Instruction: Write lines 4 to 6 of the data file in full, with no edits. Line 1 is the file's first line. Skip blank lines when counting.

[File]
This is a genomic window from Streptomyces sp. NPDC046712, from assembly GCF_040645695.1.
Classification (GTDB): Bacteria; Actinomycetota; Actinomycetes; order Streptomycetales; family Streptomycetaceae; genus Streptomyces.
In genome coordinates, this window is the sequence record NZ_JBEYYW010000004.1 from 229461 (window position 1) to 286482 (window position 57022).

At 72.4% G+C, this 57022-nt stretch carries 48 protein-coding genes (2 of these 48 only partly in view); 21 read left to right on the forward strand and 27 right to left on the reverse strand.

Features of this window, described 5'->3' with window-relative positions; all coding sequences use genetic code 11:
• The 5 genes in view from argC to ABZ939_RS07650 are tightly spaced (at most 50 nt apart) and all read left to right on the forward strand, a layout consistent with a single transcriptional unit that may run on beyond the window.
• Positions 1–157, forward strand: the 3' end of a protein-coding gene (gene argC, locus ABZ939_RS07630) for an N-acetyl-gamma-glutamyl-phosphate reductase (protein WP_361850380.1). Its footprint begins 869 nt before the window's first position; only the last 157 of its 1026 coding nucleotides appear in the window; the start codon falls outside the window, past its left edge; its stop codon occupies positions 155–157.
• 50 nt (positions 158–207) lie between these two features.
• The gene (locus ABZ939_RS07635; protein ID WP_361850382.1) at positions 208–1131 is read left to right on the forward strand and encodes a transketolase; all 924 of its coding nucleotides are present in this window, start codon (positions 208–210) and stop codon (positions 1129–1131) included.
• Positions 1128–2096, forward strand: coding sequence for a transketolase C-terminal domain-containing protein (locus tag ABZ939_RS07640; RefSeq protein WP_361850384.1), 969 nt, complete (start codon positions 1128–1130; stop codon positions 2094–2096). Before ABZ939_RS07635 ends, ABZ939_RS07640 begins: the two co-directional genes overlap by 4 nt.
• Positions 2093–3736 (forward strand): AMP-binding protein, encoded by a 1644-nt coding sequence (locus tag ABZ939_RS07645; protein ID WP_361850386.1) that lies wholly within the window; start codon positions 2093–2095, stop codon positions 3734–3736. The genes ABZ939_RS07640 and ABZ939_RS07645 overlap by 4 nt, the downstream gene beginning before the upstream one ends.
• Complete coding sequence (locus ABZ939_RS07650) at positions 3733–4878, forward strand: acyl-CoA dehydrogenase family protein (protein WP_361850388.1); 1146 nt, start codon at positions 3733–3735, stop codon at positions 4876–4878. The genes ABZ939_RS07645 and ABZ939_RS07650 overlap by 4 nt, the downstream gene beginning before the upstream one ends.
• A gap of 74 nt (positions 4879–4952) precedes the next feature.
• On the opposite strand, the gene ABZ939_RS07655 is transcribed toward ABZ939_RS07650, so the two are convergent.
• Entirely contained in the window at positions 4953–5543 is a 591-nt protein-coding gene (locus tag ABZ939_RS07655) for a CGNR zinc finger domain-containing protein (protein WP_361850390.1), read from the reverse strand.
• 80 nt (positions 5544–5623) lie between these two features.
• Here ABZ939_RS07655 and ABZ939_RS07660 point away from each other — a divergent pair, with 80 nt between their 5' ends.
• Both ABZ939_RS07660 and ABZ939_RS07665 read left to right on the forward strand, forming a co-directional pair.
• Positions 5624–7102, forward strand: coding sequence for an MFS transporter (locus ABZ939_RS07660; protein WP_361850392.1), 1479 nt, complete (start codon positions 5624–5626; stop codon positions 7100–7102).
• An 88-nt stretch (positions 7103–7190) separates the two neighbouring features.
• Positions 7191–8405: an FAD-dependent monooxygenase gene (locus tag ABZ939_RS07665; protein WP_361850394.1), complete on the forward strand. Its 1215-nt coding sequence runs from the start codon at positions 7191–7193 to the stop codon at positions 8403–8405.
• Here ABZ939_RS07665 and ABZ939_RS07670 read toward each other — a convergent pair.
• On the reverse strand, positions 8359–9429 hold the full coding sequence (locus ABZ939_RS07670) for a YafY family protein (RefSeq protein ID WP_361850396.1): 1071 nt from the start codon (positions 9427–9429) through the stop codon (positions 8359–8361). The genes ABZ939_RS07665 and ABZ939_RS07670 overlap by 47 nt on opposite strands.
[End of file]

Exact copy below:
At 72.4% G+C, this 57022-nt stretch carries 48 protein-coding genes (2 of these 48 only partly in view); 21 read left to right on the forward strand and 27 right to left on the reverse strand.

Features of this window, described 5'->3' with window-relative positions; all coding sequences use genetic code 11:
• The 5 genes in view from argC to ABZ939_RS07650 are tightly spaced (at most 50 nt apart) and all read left to right on the forward strand, a layout consistent with a single transcriptional unit that may run on beyond the window.